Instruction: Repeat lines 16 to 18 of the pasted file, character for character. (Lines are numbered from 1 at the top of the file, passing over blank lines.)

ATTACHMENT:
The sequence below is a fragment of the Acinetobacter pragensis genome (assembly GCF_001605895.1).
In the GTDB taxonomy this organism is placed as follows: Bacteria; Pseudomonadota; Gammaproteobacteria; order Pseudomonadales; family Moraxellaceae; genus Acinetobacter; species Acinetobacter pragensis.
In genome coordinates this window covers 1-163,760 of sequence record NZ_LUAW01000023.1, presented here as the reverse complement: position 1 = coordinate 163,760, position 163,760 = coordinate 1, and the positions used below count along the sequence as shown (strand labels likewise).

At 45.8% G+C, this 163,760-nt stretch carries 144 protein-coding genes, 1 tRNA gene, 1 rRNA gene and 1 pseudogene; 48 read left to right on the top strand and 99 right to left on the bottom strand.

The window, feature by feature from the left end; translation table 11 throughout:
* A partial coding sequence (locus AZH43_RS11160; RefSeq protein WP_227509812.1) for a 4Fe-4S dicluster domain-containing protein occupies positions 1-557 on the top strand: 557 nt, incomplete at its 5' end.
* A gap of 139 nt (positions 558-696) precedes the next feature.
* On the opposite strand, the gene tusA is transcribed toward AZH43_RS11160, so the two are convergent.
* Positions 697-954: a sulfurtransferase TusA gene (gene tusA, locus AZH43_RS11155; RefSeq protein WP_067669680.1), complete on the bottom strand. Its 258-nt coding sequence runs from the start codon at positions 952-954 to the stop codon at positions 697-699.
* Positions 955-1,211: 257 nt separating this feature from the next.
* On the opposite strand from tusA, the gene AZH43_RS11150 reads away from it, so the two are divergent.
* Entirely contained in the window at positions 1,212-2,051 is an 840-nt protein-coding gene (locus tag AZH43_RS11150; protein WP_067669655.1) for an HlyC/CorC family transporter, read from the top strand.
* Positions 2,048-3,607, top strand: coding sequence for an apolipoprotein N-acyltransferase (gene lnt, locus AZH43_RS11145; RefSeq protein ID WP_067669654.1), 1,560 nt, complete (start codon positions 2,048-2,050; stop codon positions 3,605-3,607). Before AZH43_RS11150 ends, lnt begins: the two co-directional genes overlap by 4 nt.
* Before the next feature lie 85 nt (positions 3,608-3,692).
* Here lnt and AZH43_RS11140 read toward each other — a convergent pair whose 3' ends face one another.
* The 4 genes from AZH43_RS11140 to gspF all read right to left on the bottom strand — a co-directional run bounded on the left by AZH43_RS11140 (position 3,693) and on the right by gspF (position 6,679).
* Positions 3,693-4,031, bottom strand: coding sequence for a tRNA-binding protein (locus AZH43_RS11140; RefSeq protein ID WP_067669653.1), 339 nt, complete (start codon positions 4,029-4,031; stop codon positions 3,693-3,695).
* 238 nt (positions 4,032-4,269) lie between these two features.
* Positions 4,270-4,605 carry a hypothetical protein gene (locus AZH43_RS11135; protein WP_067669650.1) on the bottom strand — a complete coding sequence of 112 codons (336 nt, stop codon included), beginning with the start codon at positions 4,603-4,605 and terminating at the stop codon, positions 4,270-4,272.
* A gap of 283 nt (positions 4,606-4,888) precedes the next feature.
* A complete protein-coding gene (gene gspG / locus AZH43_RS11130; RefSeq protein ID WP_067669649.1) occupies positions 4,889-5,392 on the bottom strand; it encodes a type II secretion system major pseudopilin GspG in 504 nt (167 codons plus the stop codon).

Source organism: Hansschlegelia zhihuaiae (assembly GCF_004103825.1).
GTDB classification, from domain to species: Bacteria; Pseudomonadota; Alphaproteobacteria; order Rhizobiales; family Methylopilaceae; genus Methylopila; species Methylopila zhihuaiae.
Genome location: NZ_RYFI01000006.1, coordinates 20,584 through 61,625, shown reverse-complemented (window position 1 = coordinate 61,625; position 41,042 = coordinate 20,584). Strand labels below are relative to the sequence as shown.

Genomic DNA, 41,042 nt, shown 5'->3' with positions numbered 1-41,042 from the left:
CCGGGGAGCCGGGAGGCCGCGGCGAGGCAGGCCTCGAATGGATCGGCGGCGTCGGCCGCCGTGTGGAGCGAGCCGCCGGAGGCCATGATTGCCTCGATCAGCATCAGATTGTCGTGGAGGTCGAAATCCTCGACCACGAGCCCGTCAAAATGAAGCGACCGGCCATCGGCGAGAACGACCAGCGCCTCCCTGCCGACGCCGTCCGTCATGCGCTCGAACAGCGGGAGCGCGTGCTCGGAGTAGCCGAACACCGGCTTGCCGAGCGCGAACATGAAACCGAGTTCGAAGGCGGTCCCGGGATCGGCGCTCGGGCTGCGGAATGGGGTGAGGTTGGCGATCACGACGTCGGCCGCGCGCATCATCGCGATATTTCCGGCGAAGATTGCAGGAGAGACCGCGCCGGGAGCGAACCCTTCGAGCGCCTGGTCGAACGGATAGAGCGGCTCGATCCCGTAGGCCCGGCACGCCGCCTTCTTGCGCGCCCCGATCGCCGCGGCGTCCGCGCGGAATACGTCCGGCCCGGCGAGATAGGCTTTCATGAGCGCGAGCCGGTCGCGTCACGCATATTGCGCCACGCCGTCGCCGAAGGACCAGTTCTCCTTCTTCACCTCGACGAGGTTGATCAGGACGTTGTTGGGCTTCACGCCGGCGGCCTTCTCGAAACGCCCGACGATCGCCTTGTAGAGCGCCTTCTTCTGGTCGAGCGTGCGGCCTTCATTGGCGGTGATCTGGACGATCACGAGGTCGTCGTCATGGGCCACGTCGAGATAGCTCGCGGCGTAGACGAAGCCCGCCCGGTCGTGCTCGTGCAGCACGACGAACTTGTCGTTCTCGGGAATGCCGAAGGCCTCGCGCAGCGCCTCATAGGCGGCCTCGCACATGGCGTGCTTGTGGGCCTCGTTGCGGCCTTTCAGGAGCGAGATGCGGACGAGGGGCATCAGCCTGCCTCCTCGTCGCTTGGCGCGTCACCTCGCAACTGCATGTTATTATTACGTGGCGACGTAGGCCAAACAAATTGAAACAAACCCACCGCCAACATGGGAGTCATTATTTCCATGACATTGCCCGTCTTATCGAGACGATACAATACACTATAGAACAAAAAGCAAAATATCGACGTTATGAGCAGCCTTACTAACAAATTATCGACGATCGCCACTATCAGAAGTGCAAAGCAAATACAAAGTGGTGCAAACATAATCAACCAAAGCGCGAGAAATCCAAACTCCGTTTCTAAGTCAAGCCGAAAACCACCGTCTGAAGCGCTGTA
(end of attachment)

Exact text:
* The 4 genes from AZH43_RS11140 to gspF all read right to left on the bottom strand — a co-directional run bounded on the left by AZH43_RS11140 (position 3,693) and on the right by gspF (position 6,679).
* Positions 3,693-4,031, bottom strand: coding sequence for a tRNA-binding protein (locus AZH43_RS11140; RefSeq protein ID WP_067669653.1), 339 nt, complete (start codon positions 4,029-4,031; stop codon positions 3,693-3,695).
* 238 nt (positions 4,032-4,269) lie between these two features.